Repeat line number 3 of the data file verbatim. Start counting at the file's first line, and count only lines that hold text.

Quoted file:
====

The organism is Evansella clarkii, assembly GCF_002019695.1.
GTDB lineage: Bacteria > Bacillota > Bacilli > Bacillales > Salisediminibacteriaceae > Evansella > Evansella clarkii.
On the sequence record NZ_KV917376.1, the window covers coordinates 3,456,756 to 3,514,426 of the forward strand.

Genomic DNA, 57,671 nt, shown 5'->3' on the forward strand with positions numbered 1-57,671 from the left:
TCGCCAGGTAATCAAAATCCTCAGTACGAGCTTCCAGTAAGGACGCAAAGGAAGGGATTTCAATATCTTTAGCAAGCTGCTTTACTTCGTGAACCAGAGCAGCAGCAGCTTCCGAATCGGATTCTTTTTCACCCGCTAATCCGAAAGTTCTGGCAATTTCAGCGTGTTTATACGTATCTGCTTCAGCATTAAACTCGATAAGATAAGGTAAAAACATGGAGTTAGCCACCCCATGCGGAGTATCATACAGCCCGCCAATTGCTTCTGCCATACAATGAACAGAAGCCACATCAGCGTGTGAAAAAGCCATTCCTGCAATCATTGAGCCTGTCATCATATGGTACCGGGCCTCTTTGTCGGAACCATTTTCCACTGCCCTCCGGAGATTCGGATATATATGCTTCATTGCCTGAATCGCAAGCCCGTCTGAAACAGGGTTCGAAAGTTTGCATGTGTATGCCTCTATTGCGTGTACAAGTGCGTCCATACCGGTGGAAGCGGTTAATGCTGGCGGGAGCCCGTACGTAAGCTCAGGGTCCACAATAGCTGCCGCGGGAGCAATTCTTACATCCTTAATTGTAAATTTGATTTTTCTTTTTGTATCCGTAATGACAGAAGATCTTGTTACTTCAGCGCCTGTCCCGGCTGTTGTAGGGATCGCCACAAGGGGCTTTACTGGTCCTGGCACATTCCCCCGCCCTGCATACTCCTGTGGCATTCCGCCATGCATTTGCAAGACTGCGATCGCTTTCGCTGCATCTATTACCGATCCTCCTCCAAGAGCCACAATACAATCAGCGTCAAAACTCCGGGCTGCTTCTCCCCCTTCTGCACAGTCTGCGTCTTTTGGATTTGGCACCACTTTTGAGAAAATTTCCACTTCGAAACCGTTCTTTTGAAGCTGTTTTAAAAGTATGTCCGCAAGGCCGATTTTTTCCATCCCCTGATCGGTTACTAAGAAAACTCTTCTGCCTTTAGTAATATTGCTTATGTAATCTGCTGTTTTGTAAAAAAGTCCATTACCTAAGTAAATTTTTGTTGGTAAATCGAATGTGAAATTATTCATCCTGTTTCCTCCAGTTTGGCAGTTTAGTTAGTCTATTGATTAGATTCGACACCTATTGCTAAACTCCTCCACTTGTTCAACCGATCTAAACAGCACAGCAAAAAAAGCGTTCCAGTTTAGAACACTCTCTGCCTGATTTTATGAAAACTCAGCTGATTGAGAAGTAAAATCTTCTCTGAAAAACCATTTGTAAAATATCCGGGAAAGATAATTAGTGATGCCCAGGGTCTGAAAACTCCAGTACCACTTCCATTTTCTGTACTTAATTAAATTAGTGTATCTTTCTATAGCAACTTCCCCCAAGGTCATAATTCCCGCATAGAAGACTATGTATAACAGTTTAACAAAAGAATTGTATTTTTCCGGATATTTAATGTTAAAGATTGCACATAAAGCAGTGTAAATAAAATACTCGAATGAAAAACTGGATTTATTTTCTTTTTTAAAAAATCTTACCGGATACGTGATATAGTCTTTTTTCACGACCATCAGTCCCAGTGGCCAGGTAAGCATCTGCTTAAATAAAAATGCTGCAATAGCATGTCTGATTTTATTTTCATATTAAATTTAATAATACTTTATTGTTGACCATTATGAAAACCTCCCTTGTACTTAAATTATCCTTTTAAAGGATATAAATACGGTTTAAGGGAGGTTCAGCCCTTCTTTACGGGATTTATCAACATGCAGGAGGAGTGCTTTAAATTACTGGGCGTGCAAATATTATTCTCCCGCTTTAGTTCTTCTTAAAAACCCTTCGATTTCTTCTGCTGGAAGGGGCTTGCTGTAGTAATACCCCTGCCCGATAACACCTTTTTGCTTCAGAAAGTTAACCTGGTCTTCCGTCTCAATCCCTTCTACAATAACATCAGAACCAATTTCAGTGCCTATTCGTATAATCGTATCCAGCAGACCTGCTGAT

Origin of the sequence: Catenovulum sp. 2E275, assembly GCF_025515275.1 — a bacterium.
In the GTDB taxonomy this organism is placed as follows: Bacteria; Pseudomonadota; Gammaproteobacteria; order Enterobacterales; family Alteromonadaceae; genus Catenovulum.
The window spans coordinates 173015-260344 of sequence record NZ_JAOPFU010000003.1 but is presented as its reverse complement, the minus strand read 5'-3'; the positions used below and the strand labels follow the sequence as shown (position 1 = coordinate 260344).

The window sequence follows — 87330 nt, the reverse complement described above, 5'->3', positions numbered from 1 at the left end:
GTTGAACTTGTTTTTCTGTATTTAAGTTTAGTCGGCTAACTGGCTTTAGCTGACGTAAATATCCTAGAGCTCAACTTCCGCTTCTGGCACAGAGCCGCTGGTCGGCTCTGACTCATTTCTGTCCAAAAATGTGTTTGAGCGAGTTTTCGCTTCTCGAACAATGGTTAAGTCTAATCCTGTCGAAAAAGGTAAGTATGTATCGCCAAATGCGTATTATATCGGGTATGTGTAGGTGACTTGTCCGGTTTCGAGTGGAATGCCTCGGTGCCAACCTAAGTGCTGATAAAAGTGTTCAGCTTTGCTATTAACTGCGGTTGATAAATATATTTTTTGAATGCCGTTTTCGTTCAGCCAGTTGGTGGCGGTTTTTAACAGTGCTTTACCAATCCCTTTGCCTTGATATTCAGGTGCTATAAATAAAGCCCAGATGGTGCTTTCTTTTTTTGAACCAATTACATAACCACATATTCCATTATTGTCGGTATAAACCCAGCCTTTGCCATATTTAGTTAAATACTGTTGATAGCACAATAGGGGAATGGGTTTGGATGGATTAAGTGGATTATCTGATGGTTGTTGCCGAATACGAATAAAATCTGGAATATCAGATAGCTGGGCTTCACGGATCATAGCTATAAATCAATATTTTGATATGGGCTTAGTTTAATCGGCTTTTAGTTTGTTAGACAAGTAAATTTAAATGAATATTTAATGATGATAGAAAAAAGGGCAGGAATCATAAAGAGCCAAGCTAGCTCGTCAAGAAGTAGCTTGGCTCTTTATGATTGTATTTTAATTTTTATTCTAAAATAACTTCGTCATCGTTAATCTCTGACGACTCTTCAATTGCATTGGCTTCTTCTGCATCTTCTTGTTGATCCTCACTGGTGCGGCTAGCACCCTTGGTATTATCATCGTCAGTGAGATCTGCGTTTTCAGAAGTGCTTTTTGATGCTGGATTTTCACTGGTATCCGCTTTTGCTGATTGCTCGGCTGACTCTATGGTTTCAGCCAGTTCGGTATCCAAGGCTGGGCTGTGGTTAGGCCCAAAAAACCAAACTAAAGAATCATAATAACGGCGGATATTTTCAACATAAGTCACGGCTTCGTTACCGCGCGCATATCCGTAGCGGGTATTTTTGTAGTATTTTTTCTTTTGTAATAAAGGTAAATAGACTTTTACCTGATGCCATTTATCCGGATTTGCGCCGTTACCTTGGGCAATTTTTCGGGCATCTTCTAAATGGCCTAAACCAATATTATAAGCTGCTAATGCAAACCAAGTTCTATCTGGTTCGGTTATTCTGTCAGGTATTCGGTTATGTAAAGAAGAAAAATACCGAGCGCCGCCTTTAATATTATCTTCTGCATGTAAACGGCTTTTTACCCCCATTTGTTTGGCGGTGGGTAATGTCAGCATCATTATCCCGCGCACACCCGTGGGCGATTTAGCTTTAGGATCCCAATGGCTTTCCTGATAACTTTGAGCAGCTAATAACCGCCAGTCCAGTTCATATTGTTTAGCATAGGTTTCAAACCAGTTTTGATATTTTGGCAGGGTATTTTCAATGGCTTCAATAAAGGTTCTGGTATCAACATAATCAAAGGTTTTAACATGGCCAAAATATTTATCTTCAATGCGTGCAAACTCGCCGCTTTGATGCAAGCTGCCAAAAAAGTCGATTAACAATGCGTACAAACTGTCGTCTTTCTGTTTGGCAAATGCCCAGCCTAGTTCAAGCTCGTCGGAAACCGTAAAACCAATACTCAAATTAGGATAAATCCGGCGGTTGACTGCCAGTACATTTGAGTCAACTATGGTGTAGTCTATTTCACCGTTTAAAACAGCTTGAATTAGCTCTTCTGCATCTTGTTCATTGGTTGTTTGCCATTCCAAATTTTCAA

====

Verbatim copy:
On the sequence record NZ_KV917376.1, the window covers coordinates 3,456,756 to 3,514,426 of the forward strand.